IRELAND coach Phil Simmons has refused to rule himself out as a possible replacement for Ottis Gibson as coach of the West Indies.

Gibson, who quit as England bowling coach in 2010 to take up the top post with his home country, left yesterday “by mutual agreement” on the eve of the West Indies home series against Bangladesh with former captain and current team manager Richie Richardson taking over on an interim basis.

Six months out from the World Cup finals, it puts Simmons in a difficult position because the West Indies job is probably the only one the Trinidadian great would consider leaving Ireland for. But yesterday he refused to even consider the option.

When I asked him if he would be interested in the post he said: “I’m not going to answer that. I am not going to comment on anything about West Indies cricket.

“All I have had is a couple of text messages and I don’t know what is going on. I don’t want to go into that. You can’t comment if you don’t know what is happening.”

Simmons is now into his eighth year as Ireland coach and has led them to six World Cups – four World Twenty20s and two 50-over tournaments - the next in Australia and New Zealand in February/March.

He signed a new two-year contract with Ireland last December, taking him up to the end of the 2015 summer, and has already guided Ireland in 210 matches, a period of unparalleled success.

Last year, Ireland established themselves as the No 1 Associate nation by becoming the first team to complete the hat-trick of trophies available in every format, winning the World Twenty20 Qualifying tournament, the World Cup qualifiers and the (four-day) Intercontinental Cup, the 10th trophy won under Simmons.

When he signed his new contract Simmons said: "I love Ireland and the people, who have a similar outlook to life as West Indians. The team has been very successful, but importantly for me, they are still hungry for success and willing to learn and improve all the time."

"We still have a long way to go and it's an exciting period to be involved with Irish cricket, both on and off the field. We're putting in place foundations which will serve the sport well in the generations to come.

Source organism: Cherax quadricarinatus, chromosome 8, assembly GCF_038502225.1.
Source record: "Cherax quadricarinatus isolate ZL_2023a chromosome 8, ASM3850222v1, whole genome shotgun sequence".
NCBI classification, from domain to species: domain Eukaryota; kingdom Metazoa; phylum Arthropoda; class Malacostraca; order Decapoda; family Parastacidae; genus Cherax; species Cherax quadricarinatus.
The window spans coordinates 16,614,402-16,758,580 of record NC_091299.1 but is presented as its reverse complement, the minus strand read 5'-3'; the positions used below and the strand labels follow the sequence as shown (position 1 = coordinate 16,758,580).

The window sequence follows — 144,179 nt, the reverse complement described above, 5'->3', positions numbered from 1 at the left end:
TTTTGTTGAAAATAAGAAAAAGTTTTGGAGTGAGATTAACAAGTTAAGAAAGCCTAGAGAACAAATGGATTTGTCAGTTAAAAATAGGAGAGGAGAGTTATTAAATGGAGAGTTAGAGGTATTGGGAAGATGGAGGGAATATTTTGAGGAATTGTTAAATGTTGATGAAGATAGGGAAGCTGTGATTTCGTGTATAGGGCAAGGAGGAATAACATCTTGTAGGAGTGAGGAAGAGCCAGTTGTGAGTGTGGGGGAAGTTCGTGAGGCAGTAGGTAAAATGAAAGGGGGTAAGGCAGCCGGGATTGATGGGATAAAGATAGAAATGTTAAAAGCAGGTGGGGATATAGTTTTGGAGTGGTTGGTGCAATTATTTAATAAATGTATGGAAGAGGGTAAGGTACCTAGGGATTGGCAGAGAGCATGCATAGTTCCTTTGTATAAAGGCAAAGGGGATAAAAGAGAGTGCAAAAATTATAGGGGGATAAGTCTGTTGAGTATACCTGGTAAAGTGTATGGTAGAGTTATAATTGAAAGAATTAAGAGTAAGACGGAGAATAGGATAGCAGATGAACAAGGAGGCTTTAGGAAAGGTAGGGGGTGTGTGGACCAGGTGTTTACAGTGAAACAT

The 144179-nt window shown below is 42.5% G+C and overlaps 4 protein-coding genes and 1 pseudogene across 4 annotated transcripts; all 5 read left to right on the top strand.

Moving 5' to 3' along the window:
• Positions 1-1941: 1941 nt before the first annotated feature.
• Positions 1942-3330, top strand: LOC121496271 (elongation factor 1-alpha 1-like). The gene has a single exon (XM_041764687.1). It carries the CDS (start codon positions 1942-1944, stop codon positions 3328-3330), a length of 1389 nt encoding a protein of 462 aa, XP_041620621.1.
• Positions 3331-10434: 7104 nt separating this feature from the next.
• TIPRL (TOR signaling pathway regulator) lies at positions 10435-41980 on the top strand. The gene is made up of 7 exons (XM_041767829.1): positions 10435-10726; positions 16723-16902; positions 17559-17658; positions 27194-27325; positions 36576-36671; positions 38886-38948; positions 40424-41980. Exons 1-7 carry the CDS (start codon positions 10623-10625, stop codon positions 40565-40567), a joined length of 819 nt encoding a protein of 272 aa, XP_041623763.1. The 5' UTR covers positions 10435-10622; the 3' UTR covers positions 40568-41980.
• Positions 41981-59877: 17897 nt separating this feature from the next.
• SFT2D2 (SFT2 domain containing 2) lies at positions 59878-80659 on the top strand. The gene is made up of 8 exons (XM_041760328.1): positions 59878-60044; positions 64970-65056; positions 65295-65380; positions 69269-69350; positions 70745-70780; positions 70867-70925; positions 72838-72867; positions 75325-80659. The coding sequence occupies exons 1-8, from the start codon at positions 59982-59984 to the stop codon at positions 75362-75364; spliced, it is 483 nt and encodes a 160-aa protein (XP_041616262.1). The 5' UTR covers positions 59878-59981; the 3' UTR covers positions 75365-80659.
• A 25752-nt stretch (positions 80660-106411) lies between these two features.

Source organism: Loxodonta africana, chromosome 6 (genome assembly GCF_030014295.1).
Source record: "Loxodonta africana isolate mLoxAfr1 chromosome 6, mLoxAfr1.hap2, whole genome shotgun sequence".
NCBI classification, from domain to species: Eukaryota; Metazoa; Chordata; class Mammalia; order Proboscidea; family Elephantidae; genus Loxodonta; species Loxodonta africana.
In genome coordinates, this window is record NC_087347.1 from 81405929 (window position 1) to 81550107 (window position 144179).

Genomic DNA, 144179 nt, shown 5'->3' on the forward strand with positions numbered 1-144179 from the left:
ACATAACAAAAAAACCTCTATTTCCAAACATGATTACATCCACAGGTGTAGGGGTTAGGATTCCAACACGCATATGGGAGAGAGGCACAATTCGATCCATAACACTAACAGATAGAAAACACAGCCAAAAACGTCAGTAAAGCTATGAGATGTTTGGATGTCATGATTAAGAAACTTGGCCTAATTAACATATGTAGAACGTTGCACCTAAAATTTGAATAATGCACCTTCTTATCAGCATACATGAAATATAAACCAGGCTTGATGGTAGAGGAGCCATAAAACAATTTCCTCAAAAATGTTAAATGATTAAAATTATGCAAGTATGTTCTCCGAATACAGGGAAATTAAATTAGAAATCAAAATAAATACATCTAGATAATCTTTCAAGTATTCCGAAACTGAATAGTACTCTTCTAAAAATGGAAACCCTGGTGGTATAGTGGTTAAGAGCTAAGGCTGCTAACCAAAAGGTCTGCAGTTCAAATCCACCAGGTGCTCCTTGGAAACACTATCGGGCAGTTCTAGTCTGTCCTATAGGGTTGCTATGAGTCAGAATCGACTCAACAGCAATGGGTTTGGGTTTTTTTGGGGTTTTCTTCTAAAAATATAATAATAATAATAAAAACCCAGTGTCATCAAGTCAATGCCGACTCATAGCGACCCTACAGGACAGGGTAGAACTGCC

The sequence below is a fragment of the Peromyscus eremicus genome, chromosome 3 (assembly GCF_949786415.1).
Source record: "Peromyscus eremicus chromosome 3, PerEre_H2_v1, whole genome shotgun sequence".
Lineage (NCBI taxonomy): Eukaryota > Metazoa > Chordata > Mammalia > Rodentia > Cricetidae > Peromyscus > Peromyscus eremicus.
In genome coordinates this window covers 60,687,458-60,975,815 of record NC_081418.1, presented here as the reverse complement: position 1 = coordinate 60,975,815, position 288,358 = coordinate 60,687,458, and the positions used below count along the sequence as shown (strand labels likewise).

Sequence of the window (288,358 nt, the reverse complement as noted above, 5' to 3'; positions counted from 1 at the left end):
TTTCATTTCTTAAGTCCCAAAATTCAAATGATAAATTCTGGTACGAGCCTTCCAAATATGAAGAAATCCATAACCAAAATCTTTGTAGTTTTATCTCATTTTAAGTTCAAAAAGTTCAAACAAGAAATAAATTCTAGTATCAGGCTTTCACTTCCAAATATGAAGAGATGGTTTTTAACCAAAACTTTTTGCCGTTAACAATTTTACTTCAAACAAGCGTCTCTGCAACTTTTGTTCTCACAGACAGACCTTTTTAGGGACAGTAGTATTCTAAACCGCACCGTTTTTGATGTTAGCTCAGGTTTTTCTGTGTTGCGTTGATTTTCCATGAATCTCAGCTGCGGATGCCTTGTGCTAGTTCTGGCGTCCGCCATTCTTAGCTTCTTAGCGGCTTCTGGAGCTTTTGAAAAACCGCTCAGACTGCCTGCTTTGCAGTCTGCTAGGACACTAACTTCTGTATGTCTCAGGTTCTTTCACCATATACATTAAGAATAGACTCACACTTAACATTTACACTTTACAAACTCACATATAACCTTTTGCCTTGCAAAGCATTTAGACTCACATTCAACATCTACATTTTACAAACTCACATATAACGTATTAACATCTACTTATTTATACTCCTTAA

"There's always been quality in the Irish team, but we're adding genuine depth which can be seen now in the players who aren't in the squad. It's certainly made selection meetings a lot longer though!

"We've dominated at Associate level and now have ambitions to take the game in Ireland to the next level with our desire to become a Test nation by 2020. We're on course to meet the challenges and targets that have been set, and I'm delighted to be part of that set-up.

"I'd like to pay thanks to Cricket Ireland and the backroom staff - "the team behind the team" - who have been exceptional throughout my tenure, and made my job a real pleasure."

West Indies, having lost back to back series against New Zealand, the team directly above them, in the last year, are currently eighth in the ICC Test rankings, with only Zimbabwe and Bangladesh below them, eighth in the ODI rankings (Ireland are 12th) and seventh in the T20 rankings (Ireland are 9th).

The one consolation for Ireland is if Simmons does decide to return home, there should be no shortage of big-name applicants with Ireland now recognised as the biggest player outside the Full Members, their place alongside the world’s elite established, with the carrot of a play-off for Test match status if they win the next edition of the I-Cup.

But, Cricket Ireland will still be doing everything in their power to keep their most successful and longest-serving coach – at least for another seven months, until the end of the World Cup finals.